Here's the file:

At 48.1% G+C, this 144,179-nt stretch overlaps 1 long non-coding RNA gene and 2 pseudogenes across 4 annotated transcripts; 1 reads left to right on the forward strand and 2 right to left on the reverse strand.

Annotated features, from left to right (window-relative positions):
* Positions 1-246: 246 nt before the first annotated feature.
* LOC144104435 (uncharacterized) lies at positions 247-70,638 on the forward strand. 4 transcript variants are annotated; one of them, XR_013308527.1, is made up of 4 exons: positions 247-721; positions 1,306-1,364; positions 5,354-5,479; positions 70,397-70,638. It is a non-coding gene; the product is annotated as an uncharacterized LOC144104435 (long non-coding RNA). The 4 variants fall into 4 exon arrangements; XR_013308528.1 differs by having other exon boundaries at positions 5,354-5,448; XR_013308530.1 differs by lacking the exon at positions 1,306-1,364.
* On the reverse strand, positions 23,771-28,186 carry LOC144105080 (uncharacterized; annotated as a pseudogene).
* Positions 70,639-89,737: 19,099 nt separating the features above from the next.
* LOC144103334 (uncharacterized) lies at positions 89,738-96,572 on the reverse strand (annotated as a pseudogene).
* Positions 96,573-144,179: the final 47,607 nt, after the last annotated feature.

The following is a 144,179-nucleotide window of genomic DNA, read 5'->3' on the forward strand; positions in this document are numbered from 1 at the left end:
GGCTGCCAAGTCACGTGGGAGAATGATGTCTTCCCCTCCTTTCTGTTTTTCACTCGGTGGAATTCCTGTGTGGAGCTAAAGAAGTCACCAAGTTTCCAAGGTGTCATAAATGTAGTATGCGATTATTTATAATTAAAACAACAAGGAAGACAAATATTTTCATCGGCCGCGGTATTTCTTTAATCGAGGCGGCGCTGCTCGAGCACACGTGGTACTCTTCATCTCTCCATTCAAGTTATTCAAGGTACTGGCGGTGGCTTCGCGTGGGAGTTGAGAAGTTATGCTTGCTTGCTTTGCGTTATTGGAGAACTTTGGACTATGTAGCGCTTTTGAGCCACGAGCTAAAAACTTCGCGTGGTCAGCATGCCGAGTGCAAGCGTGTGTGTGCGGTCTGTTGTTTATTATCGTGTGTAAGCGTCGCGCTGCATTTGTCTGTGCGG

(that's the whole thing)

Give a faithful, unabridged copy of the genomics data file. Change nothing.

At 48.1% G+C, this 144,179-nt stretch overlaps 1 long non-coding RNA gene and 2 pseudogenes across 4 annotated transcripts; 1 reads left to right on the forward strand and 2 right to left on the reverse strand.

Annotated features, from left to right (window-relative positions):
* Positions 1-246: 246 nt before the first annotated feature.
* LOC144104435 (uncharacterized) lies at positions 247-70,638 on the forward strand. 4 transcript variants are annotated; one of them, XR_013308527.1, is made up of 4 exons: positions 247-721; positions 1,306-1,364; positions 5,354-5,479; positions 70,397-70,638. It is a non-coding gene; the product is annotated as an uncharacterized LOC144104435 (long non-coding RNA). The 4 variants fall into 4 exon arrangements; XR_013308528.1 differs by having other exon boundaries at positions 5,354-5,448; XR_013308530.1 differs by lacking the exon at positions 1,306-1,364.
* On the reverse strand, positions 23,771-28,186 carry LOC144105080 (uncharacterized; annotated as a pseudogene).
* Positions 70,639-89,737: 19,099 nt separating the features above from the next.
* LOC144103334 (uncharacterized) lies at positions 89,738-96,572 on the reverse strand (annotated as a pseudogene).
* Positions 96,573-144,179: the final 47,607 nt, after the last annotated feature.

The following is a 144,179-nucleotide window of genomic DNA, read 5'->3' on the forward strand; positions in this document are numbered from 1 at the left end:
GGCTGCCAAGTCACGTGGGAGAATGATGTCTTCCCCTCCTTTCTGTTTTTCACTCGGTGGAATTCCTGTGTGGAGCTAAAGAAGTCACCAAGTTTCCAAGGTGTCATAAATGTAGTATGCGATTATTTATAATTAAAACAACAAGGAAGACAAATATTTTCATCGGCCGCGGTATTTCTTTAATCGAGGCGGCGCTGCTCGAGCACACGTGGTACTCTTCATCTCTCCATTCAAGTTATTCAAGGTACTGGCGGTGGCTTCGCGTGGGAGTTGAGAAGTTATGCTTGCTTGCTTTGCGTTATTGGAGAACTTTGGACTATGTAGCGCTTTTGAGCCACGAGCTAAAAACTTCGCGTGGTCAGCATGCCGAGTGCAAGCGTGTGTGTGCGGTCTGTTGTTTATTATCGTGTGTAAGCGTCGCGCTGCATTTGTCTGTGCGG